View From The Road

According to some of the pet industry’s distributors, there’s good reason for independent specialty retailers to be optimistic, even as they face a continuation of the current economic malaise.


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Because of their position in the market, distributors can provide valuable insight into the overall health of the pet industry. Constantly working with numerous vendors and retailers, these pet industry professionals have a unique view of emerging trends on both sides of the supply chain–from product categories that are trending up or down to selling strategies that are successfully spurring growth.  


With this in mind, Pet Business canvassed several pet product distributors to get their impressions of the state of the pet industry. What we uncovered is a great deal of optimism, as well some specific challenges and opportunities that retailers face as our economy (hopefully) starts down the road to recovery.


The State of Pet Retail
Across the board, the pet industry distributors said that they, as well as their retailer customers, fared well over the second half of 2008. And while the level of success varied from distributor to distributor, even the most conservative reports indicated some growth. 

Steve King, president of Pet Industry Distributors Association, has gotten similar feedback from his organization’s distributor members. “Most distributors that I’ve spoken with really had a very good 2008,” he says.

One such distributor is Federal Way, Wash.-based Animal Supply Co. “We just finished our strongest year ever,” says Deb Wilson, the company’s director of retailer development. According to Wilson, many of her retailer customers have shared that success. “I handle a majority of our larger customers, and I’m getting reports from them that are similar [to ours]. Good, strong, healthy retailers are doing well in this economy, and that’s great news.”

Jim Bradley, CEO of West Hazleton, Pa.-based Bradley Caldwell Inc. also says that pet specialty stores are faring much better than other retail segments. When an employee recently expressed some concern over media reports about retailers having problems, Bradley recounts, “I said, ‘I’ve seen those same [reports], but I have yet to see them show a pet store.’” 

He says that the bottom line is that “while we’ve seen a few stores struggle, others are doing quite well.” 

Wilson agrees, noting that while she has seen an increase in store closures (usually businesses that were not operating efficiently), she’s encouraged by the number of new stores opening. “We currently service approximately 1,200 active independent retailers,” she says. “Right now in the queue, we have about 27 new store openings that we’re involved with or aware of.”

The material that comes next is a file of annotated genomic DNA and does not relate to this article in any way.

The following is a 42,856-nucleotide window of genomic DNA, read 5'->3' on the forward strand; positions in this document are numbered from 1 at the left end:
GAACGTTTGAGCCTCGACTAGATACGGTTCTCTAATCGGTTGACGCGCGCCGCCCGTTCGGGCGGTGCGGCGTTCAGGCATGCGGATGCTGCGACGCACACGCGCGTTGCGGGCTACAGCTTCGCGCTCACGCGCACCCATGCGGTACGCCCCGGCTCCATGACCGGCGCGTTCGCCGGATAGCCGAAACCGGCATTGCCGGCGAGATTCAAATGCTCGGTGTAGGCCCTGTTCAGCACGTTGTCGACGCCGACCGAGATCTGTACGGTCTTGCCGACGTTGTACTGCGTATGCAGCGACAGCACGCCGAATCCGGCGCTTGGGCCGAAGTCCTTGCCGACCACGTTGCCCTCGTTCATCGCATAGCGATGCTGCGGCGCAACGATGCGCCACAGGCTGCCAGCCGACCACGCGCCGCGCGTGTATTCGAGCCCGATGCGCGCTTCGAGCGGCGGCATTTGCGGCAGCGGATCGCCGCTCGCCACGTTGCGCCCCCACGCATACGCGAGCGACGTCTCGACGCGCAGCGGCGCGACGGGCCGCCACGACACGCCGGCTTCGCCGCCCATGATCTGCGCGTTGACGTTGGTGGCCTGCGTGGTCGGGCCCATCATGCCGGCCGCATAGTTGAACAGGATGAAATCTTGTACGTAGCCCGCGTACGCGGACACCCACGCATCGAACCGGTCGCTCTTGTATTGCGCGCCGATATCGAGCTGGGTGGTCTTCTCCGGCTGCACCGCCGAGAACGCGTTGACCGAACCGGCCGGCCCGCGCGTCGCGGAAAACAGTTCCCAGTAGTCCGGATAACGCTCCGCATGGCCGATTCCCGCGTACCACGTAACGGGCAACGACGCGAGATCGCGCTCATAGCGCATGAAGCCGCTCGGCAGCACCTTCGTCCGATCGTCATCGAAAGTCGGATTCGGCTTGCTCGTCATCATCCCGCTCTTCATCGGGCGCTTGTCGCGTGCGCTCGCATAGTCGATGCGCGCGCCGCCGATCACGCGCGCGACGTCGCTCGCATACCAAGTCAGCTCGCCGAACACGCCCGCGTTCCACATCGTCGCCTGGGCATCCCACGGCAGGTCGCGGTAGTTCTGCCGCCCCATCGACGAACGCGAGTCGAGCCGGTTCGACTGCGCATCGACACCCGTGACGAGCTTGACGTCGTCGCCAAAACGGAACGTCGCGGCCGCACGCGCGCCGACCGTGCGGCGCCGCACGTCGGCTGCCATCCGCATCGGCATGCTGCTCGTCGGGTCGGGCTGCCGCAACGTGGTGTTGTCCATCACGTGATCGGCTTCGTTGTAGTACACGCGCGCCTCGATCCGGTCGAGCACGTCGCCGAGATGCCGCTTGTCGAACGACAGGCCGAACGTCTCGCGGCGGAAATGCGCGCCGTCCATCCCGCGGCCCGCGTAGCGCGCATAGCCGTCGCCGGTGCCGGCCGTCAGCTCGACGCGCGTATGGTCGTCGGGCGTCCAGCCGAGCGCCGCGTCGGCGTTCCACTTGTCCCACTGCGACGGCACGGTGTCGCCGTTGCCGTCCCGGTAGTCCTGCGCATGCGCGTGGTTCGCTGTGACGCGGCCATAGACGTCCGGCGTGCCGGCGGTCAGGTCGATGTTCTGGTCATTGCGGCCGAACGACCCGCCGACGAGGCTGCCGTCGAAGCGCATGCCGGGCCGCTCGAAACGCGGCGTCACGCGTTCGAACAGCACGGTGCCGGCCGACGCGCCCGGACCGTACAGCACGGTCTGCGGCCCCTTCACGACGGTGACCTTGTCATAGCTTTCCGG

According to Wilson, stronger, financially sound retailers are finding great bargains in real estate during this economic downturn, which is aiding in expansion.

Another encouraging sign of good health among pet specialty retailers is the turnout at distributor open-house trade shows. “We have a tradeshow coming up [this month],” says Bradley. “Before we even sent an invitation out, we had over 100 dealers signed up to participate.” He says his company had no trouble selling out vendor booth space, further evidence that the pet specialty market remains strong.


Recession Resistance
All of these positive reports about the health of pet specialty retail beg the question, why are these stores doing better than the vast majority of their counterparts in other industries? According to most of the distributors we spoke with (as well as other industry experts), the answer lies largely in the fact that the economic crisis has consumers focused on life around the home. 

“We’ve been in business for 22 years, and whenever the economy softens, our business usually does better,” says Wilson. “We’ve seen this happen several times now, and one of the things that we feel contributes to it is that people hunker down and stay home more. So they’re spending more time with their pets and may pamper them a bit more.”

Bradley agrees, asserting that, “When [pet owners] quit spending on travel and other things, they tend to take care of their critters.”

One segment of the pet care market that has proven particularly recession-resistant is the food category. This plays a key role in the continued health of independent pet specialty retailers, which depend on food purchases to drive customer traffic into their stores. Luckily, most pet store shoppers are unwilling to trade down to grocery or mass-market brands when it comes to their pets’ diets.

“Even when a consumer really starts to feel a squeeze and looks to perhaps trade down in some items, food is probably going to be one of the last areas they consider,” says King. “You have a combination of brand loyalty and the fact that it can be difficult to switch a pet from the feed that it’s used to, so people are reluctant to do that without good reason. That’s particularly true with the super-premium brands that you find in the specialty pet channel.”

Wilson has the same impressions about the food category, but offers up an added wrinkle to why pet owners are reluctant to trade down at their pets’ dinner bowl. “I believe that the pet food recall continues to have an impact on consumers,” she notes. “Whether they’re consciously or subconsciously thinking about it, the temptation to trade down is mitigated.”


Softening Categories
Of course, success is not equal across all segments of the pet industry. Some segments are trending down.